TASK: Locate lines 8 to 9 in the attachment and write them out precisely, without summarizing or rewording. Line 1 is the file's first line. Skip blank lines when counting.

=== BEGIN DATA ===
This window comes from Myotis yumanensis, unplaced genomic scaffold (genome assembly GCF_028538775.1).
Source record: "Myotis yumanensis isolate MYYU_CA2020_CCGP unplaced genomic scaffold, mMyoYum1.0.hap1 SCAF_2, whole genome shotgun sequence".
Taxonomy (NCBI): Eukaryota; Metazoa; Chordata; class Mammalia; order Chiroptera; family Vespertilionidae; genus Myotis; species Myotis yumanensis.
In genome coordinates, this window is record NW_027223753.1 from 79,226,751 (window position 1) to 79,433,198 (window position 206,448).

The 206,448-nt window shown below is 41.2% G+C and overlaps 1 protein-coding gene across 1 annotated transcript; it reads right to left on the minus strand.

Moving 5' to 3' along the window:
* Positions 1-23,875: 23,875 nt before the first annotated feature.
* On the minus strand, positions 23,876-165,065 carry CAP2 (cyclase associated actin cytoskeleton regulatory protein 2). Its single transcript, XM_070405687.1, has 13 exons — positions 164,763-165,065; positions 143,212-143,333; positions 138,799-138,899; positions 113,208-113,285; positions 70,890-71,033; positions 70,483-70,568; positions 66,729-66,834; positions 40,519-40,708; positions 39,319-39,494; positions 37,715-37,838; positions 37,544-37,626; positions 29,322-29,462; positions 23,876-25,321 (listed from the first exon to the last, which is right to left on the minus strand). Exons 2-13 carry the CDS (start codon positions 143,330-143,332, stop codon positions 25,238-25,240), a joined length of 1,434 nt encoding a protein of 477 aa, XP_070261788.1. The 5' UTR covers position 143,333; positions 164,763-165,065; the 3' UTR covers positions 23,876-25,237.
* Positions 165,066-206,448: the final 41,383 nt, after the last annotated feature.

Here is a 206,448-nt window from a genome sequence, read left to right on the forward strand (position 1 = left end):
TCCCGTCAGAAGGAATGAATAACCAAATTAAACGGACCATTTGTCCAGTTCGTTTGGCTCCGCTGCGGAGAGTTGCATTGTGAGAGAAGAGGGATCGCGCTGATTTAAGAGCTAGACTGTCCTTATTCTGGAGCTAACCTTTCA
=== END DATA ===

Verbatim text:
* On the minus strand, positions 23,876-165,065 carry CAP2 (cyclase associated actin cytoskeleton regulatory protein 2). Its single transcript, XM_070405687.1, has 13 exons — positions 164,763-165,065; positions 143,212-143,333; positions 138,799-138,899; positions 113,208-113,285; positions 70,890-71,033; positions 70,483-70,568; positions 66,729-66,834; positions 40,519-40,708; positions 39,319-39,494; positions 37,715-37,838; positions 37,544-37,626; positions 29,322-29,462; positions 23,876-25,321 (listed from the first exon to the last, which is right to left on the minus strand). Exons 2-13 carry the CDS (start codon positions 143,330-143,332, stop codon positions 25,238-25,240), a joined length of 1,434 nt encoding a protein of 477 aa, XP_070261788.1. The 5' UTR covers position 143,333; positions 164,763-165,065; the 3' UTR covers positions 23,876-25,237.
* Positions 165,066-206,448: the final 41,383 nt, after the last annotated feature.